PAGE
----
Flood-affected people stand outside a tent at a makeshift camp after heavy monsoon rains in Jaffarabad district, Balochistan province on September 3, 2022. — AFP

47,000 pregnant women live in Sindh’s relief camps: Azra Pechucho

by Pakistan News
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Flood-affected people stand outside a tent at a makeshift camp after heavy monsoon rains in Jaffarabad district, Balochistan province on September 3, 2022. — AFP

KARACHI: Sindh Health Minister Dr Azra Pechuho on Sunday said that almost 47,000 displaced pregnant women from flood-hit areas in Sindh have been placed in relief camps across the province’s different areas.

The provincial health minister stressed on the need for medical supplies following the flood-induced devastation in Sindh.

Pechuho, in an interview with DawnNewsTV, said that over 134,000 cases of diarrhoea and 44,000 cases of malaria have been reported in the province.

Following the catastrophe, the health minister said that flooded areas are now confronted with disease outbreaks due to stagnant flood water and lack of hygiene.

Flood-hit areas gripped by waterborne infections

It is important to mention here that following the unprecedented deadly floods triggered by monsoon rains more than 500% above average levels, the affected people are now facing outbreaks of diarrhoea, dengue, skin diseases, and other waterborne infections across the country, say health officials.

Many flood victims, including women and children, are complaining of psychological distress after losing their homes, loved ones and livelihoods, the officials added.

Public and private health officials said diarrhoea, cholera and other waterborne diseases had started killing both adults and children in the flooded areas in different districts of Sindh, Balochistan and southern Punjab, while people had also started losing lives due to malaria, but no accurate figures were being provided by the health officials.

“As many as 17,242 people, including men, women and children, were treated for skin infections at 442 fixed and mobile camps in Sindh. Diarrhoea, gastroenteritis, typhoid and dysentery are the second most common diseases among flood affectees followed by respiratory infections. Around 14,869 cases of waterborne diseases and 13,326 cases of respiratory illnesses were treated on Friday at 442 medical camps, established by the Sindh health department,” an official of the Directorate General of Health Sindh told The News.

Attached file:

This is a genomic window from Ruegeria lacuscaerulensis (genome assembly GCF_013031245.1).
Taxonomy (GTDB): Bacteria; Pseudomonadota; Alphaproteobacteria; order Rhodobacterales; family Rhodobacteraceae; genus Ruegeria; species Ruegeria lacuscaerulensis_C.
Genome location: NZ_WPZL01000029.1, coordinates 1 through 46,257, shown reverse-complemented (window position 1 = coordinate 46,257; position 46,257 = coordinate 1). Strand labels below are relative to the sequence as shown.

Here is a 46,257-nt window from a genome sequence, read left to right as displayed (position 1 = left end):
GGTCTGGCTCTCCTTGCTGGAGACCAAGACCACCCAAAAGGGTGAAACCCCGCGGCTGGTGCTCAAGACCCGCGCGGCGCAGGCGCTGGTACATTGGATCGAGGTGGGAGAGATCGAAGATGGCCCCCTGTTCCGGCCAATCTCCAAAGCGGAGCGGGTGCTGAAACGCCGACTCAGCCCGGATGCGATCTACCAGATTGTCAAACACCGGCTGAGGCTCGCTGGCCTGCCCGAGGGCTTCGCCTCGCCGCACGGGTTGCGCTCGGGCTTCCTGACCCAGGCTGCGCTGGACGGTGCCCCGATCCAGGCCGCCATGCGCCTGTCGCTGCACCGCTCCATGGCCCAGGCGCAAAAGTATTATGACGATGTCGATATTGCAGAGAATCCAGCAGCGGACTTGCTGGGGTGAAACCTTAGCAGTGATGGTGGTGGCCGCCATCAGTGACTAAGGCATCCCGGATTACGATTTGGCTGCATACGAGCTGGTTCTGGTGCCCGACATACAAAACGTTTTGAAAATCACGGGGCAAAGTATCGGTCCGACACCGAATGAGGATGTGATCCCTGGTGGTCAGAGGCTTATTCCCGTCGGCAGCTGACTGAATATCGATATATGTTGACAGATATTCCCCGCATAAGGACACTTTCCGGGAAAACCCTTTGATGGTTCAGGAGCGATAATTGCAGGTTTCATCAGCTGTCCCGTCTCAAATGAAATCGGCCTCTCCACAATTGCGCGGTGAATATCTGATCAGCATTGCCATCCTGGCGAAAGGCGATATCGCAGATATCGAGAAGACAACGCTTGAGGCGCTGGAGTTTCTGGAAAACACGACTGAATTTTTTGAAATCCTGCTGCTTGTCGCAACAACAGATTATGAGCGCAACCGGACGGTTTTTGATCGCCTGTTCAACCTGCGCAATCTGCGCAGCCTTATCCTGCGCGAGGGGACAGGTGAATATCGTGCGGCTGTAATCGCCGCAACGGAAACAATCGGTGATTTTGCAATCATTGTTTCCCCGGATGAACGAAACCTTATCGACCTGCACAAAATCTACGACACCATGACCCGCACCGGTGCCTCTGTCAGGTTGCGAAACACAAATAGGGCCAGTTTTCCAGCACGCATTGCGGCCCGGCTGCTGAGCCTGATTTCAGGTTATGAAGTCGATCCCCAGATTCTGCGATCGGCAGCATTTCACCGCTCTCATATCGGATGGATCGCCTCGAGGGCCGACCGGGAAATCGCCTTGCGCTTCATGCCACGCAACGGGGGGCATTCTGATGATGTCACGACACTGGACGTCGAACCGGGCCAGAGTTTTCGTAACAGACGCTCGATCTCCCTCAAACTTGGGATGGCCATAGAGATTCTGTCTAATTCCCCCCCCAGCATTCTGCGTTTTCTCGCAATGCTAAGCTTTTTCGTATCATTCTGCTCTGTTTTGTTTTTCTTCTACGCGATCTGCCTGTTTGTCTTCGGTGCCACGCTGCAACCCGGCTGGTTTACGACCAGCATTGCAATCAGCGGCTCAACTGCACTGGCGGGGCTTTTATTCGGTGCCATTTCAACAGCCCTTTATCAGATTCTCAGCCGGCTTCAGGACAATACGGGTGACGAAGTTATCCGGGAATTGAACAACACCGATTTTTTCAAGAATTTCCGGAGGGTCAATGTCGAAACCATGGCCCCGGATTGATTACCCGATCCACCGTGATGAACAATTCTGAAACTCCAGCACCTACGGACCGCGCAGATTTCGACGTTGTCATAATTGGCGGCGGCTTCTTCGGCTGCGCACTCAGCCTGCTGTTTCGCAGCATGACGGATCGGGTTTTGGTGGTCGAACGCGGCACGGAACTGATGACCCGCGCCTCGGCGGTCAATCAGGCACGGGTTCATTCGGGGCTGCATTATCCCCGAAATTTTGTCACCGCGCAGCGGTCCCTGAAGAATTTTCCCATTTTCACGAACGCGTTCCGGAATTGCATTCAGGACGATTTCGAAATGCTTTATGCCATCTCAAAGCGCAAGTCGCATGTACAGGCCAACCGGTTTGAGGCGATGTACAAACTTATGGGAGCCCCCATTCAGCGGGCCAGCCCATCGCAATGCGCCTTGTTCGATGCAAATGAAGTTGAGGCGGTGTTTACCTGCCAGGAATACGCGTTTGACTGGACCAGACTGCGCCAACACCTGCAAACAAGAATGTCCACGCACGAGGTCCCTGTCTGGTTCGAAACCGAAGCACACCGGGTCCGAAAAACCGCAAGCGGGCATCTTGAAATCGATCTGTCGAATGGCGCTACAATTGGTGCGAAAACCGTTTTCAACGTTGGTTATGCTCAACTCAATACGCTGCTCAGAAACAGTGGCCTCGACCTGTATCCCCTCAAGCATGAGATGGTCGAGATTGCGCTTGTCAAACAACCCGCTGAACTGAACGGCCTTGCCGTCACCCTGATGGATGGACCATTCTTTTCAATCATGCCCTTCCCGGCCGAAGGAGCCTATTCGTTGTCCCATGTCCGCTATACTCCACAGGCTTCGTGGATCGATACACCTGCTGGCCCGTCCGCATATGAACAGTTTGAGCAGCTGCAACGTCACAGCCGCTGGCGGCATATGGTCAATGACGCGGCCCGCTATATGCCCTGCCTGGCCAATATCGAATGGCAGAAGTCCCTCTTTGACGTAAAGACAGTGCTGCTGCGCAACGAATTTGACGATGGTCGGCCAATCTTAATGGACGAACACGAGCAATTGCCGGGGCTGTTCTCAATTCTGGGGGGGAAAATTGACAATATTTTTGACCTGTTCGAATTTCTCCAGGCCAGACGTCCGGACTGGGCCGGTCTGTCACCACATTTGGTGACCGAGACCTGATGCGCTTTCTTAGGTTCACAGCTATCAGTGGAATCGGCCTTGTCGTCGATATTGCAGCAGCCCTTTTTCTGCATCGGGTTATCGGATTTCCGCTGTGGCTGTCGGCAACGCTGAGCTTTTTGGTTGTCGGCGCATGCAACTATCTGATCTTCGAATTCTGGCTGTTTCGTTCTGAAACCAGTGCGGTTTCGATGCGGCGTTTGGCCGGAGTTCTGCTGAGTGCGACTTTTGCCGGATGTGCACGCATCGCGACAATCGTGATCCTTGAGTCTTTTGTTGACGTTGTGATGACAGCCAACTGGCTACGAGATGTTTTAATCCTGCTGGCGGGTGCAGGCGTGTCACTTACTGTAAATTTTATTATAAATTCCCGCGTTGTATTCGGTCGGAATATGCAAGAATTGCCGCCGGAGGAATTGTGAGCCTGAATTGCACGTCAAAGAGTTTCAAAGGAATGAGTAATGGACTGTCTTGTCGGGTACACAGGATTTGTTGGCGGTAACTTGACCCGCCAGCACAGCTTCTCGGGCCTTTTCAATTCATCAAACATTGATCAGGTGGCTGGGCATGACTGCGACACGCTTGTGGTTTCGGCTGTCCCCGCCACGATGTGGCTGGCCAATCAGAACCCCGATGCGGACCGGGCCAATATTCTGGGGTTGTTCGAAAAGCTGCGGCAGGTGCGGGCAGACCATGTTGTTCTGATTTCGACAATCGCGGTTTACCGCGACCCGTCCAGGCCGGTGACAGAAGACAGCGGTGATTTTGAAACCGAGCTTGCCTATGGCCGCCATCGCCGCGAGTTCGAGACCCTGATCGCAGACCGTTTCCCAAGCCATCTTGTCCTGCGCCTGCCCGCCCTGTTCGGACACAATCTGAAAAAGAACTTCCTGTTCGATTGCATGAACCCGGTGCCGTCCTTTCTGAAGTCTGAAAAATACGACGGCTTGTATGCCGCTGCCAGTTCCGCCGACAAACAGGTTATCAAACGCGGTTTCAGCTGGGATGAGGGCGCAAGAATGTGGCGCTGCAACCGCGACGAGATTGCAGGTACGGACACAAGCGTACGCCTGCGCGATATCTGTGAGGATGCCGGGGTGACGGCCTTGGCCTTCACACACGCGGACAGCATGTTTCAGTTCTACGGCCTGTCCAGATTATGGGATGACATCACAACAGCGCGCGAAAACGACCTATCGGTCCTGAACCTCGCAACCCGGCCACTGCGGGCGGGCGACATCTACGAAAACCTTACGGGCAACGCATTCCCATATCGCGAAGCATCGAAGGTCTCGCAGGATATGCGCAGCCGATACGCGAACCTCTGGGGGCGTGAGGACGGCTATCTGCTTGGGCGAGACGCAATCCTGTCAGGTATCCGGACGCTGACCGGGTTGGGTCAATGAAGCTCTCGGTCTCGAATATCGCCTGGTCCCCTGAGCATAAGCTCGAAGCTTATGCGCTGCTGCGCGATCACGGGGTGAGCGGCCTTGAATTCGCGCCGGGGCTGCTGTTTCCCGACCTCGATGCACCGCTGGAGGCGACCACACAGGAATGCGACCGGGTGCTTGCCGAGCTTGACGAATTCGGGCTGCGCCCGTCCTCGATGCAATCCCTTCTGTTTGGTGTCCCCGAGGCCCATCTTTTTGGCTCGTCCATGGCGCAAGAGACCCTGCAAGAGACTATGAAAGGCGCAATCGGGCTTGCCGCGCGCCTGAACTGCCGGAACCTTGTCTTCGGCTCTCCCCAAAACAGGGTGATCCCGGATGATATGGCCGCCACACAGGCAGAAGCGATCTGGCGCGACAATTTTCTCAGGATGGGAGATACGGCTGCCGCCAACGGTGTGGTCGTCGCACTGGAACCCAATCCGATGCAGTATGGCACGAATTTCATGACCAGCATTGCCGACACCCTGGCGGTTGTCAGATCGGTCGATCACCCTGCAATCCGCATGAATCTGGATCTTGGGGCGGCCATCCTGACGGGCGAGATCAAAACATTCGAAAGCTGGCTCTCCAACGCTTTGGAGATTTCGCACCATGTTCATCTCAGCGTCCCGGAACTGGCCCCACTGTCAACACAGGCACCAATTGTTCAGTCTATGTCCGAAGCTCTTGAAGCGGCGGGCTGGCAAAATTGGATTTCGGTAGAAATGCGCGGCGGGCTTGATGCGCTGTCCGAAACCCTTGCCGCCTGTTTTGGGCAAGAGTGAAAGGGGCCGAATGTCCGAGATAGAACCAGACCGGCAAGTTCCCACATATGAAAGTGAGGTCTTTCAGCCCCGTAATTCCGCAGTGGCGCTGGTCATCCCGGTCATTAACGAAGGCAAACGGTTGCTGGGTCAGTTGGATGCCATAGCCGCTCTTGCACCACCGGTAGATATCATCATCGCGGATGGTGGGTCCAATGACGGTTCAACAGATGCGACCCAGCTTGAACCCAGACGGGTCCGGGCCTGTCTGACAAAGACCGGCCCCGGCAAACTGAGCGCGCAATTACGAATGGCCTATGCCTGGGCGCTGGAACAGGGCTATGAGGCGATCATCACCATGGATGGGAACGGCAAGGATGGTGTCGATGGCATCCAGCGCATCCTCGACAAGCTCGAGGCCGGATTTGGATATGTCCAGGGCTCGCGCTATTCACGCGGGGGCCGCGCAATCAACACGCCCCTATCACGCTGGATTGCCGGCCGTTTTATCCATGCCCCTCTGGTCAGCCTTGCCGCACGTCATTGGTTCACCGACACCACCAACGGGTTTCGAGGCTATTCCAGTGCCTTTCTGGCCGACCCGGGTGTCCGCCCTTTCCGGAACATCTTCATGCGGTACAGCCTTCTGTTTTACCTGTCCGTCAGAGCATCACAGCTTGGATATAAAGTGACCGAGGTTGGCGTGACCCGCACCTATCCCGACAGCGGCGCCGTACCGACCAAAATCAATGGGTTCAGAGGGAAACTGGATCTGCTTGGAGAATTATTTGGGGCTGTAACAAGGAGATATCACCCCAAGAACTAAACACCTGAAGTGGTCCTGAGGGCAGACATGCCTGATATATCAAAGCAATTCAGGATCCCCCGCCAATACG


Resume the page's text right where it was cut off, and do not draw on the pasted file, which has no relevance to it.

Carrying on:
‘0.6 million pregnant women need healthcare services’

The United Nations Population Fund (UNFPA) stressed the need for providing healthcare facilities to almost 650,000 pregnant women in flood-affected areas in Pakistan.

In a statement, the UNFPA said that it estimated that almost 650,000 pregnant women in the flood-affected areas require maternal health services to ensure a safe pregnancy and childbirth.

“Up to 73,000 women expected to deliver next month will need skilled birth attendants, newborn care, and support,” says the UN agency.

In addition to this, many women and girls are at an increased risk of gender-based violence (GBV) as almost 1 million houses have been damaged.

Of the 6.4 million people in need of humanitarian assistance following the monsoon rains, floods, and landslides in Pakistan, more than 1.6 million are women of childbearing age, said the UNFPA.

The Pakistan government, however, estimates that around 33 million people across the country are affected, including an estimated 8.2 million women of reproductive age.

‘Pregnancies can’t wait for emergencies to be over’

“Pregnancies and childbirth can’t wait for emergencies or natural disasters to be over. This is when a woman and baby are vulnerable and need the most care. UNFPA is on the ground, working with partners, to ensure that pregnant women and new mothers continue receiving life-saving services even under the most challenging conditions,” says UNFPA Pakistan Representative Dr Bakhtior Kadirov.

More than 1,000 health facilities are either partially or fully damaged in Sindh province, whereas 198 health facilities are damaged in affected districts in Balochistan, Kadirov said, adding that the damage to roads and bridges has also compromised girls’ and women’s access to health facilities.

“We will continue supporting health facilities with the equipment and human resources to be fully operational despite the challenging humanitarian conditions,” Kadirov added.

The official maintained that the UNFPA is scaling up its emergency response to provide life-saving reproductive health services and commodities, including dignity kits, for women and girls.

UNFPA Pakistan has, so far, procured 8,311 dignity kits, 7,411 Newborn Baby Kits, and 6,412 Clean Delivery Kits for immediate delivery to Sindh, Balochistan, KP, and Punjab, Kadirov added. 

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